What Database Should I Use?

Updated at 2019-06-04 15:43

This note is about selecting a database. Mostly my humble opinions.

Main Database

Main database contains your business critical data.

Use PostgreSQL if possible. Switching database system is usually very expensive and PostgreSQL is the most mature. You will thank me later.

If you need sharding with PostgreSQL, consider using repmgr that is a set of tools to help manage PostgreSQL database clusters.

You may be forced to use MySQL/MariaDB if your framework or platform requires that. MySQL is not that bad, only inferior to PostgreSQL in every possible way.

Don't touch any new trendy databases like MongoDB was some years ago. They will kick you in the nuts when you realize how immature they are. But if you know what you are doing, go ahead.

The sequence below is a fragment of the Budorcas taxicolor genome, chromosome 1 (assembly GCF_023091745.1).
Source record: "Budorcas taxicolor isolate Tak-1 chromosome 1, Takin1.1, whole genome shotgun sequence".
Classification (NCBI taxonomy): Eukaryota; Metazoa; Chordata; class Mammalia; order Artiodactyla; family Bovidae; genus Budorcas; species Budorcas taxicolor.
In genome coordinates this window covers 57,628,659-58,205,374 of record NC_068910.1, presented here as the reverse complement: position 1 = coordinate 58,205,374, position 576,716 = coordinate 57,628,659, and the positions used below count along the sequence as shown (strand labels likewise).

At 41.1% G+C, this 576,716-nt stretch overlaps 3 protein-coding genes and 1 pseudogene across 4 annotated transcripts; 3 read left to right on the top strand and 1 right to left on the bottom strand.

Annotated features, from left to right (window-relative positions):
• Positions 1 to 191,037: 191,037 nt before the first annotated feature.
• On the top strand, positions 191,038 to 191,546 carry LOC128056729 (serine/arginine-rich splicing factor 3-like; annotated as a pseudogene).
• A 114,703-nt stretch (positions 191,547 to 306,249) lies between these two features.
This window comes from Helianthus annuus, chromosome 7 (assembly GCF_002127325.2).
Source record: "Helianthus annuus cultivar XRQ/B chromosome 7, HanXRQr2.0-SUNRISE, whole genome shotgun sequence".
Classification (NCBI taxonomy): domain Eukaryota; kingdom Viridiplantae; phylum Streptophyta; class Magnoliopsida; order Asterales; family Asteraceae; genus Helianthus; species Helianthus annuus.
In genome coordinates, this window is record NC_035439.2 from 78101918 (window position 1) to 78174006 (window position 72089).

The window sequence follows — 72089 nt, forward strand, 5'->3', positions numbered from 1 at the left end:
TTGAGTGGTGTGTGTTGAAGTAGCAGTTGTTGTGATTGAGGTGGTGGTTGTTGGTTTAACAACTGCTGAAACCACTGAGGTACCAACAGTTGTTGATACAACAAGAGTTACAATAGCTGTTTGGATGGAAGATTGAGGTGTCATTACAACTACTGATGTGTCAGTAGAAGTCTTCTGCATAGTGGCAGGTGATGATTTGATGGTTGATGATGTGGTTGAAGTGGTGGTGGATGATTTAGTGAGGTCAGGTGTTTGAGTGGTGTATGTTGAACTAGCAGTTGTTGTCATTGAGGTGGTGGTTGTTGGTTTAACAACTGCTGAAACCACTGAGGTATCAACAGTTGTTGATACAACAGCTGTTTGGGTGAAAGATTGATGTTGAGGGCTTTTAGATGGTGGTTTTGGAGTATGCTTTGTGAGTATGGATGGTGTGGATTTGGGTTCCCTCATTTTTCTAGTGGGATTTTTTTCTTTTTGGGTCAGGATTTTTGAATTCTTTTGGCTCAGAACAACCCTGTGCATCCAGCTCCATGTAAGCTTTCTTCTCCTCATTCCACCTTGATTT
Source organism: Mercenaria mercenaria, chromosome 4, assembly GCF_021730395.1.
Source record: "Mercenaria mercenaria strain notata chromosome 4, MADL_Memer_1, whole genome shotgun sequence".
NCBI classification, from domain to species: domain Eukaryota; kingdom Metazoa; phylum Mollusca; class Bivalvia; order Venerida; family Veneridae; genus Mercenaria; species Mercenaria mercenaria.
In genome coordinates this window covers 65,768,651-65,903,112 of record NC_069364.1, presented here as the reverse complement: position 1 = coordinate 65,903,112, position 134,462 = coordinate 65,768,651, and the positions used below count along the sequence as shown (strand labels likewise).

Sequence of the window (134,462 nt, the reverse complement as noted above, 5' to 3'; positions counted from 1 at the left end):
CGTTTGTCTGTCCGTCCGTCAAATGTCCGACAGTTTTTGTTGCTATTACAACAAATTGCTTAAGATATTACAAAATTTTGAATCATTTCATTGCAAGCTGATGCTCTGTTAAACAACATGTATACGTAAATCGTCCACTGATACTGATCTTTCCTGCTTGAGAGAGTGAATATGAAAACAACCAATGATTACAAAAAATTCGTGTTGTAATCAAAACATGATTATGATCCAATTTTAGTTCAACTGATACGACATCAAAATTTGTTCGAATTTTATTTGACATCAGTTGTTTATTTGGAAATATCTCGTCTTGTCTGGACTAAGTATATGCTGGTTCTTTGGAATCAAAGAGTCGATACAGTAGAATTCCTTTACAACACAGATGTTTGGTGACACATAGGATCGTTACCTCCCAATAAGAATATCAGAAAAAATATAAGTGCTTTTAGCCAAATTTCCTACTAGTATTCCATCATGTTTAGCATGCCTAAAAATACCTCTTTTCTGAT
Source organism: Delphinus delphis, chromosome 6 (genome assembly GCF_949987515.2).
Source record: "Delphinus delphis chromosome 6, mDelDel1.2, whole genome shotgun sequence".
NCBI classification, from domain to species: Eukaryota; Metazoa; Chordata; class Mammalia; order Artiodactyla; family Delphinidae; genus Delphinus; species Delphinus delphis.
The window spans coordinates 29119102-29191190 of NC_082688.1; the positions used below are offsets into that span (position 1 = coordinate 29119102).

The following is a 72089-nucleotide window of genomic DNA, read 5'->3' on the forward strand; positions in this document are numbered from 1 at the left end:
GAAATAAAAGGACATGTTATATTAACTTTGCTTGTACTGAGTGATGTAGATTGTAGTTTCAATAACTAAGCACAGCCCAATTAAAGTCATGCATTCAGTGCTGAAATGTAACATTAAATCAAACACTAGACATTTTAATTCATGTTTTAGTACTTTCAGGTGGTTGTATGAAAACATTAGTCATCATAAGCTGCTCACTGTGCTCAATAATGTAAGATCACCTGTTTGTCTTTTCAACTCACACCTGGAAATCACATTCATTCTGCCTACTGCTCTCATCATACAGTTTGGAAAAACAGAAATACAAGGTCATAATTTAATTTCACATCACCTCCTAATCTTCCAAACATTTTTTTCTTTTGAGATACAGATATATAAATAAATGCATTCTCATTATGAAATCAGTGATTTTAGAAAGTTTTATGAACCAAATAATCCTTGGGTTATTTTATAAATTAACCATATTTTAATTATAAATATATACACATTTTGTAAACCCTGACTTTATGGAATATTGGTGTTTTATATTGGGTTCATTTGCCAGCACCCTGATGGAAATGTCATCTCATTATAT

Secondary Database

Secondary database contains stuff that is frequently accessed but less business critical e.g. counters, hits, votes, ads, friends, tags, a/b tests, csrf tokens and cache.

Use Redis as the secondary database. Memcached is a good alternative, but I think Redis is superior in every way.

Server memory amount is important when using Redis or Memcaced. They both can spend a lot of server memory, so monitor the usage after setup and upscale as needed.

You may also consider MongoDB for a secondary database, but it is not as fast as Redis or Memcached. Half-way between a main database and a secondary database. MongoDB has no place in my own development toolbox, just to let it out there.

Binary Database

Binary files like images, archives and downloadables don't belong in the databases mentioned above. Use a binary file hosting service for those.

Usually you use the one provided by your cloud-provider:

  • AWS S3 with optional AWS CloudFront (CDN)
  • Azure Storage Account (Blob Container)
  • Google Cloud Storage
  • OpenStack Swift